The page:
Sunday, 5 June 2011

Long day

I had the opportunity to fly a new Tecnam P2006T from the factory in Naples, Italy, to Wycombe in the UK last week. We left the factory at about 16.30 on Tuesday, overnighted in Cannes and landed back at Wycombe at about 19.00 on Wednesday. The flight will be the subject of a 'Flying Adventure' in the magazine, but for now I thought I'd mention a few observations.

VFR in Italy
Like the UK, Italy has a lot of low-level Class A. If you want to stay over land (we didn't), you're stuck with a lot of compulsory reporting points. If you're happy over the sea, you'll end up low and quite a few miles off the coast.

Don't run late
While talking to Bastia we overheard a pilot heading for somewhere in Italy. His destination was about to close so he tried to negotiate an after-hours unicom style arrival. The Italians were clearly not in the mood to go along with his plan, and eventually the obviously frustrated pilot diverted into Calvi for the night. There are worse places.

This airport is situated in one of France's most gastronomic regions. The restaurant however caters for the mass of passengers passing through on Ryanair flights. Panini was about as exotic as it got.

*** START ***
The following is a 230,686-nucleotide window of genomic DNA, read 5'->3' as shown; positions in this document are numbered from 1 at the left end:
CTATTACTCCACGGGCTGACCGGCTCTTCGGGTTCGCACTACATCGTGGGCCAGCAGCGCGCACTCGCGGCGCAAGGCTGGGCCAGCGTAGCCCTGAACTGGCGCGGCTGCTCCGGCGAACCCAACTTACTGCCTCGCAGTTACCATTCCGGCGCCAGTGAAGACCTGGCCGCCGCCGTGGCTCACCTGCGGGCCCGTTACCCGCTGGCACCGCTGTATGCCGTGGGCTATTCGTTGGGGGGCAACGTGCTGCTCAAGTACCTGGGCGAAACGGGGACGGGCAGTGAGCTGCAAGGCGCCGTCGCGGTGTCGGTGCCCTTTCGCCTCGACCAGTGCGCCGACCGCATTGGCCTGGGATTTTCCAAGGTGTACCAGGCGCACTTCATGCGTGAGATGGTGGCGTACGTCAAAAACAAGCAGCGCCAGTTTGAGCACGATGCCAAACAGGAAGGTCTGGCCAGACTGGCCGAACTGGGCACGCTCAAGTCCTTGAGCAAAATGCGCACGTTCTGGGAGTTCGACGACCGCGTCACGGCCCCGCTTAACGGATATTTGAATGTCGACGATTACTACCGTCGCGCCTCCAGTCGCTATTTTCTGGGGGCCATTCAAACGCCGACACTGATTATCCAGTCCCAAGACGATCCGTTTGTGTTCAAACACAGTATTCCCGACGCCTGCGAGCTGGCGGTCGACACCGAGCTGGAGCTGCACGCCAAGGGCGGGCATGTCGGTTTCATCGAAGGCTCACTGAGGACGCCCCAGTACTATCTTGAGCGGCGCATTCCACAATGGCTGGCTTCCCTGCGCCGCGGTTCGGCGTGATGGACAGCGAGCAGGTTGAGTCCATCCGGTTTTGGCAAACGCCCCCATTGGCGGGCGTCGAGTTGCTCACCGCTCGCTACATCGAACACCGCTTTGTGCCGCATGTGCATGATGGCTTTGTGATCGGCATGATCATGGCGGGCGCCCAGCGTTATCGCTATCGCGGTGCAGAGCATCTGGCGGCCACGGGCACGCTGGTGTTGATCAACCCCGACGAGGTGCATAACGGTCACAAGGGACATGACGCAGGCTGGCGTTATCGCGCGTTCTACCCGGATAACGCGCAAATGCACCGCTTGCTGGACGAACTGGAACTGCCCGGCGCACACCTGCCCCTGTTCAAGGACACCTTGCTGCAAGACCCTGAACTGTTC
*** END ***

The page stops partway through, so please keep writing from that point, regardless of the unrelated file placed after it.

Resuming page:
Thanks to some seriously strong headwinds the flight back took a little under eight hours. After landing at Wycombe I flew my C182 back to the strip. That's a lot of flying in a day, but thanks to the factory-fitted autopilot I managed to stay awake for my supper, even after a post-flying beer. Hand flying all day would have had me dosing in my dinner!.

The full story will appear in FLYER soon


Daniel said...

That's the kind of long day at work I wouldn't mind having!

David said...

Will there be much "real-world-flight-test" content in the up-coming piece or will it be strictly a "Flying Adventure" type article

Ian Seager said...

It'll be a mixture of the two. It's always interesting to fly elsewhere, but the real 'win' for me is the opportunity to fly a dozen or so hours in one of the roles for which the aeroplane is intended. That's just not possible in a standard flight test.

David said...

Excellent. From a reader perspective, I'm always to keen to read a real worlds scenario. Much like cars, it's not so much a case of being "good" or "bad" but does it do what it was designed to do.

Will watch out for it on the news-stand.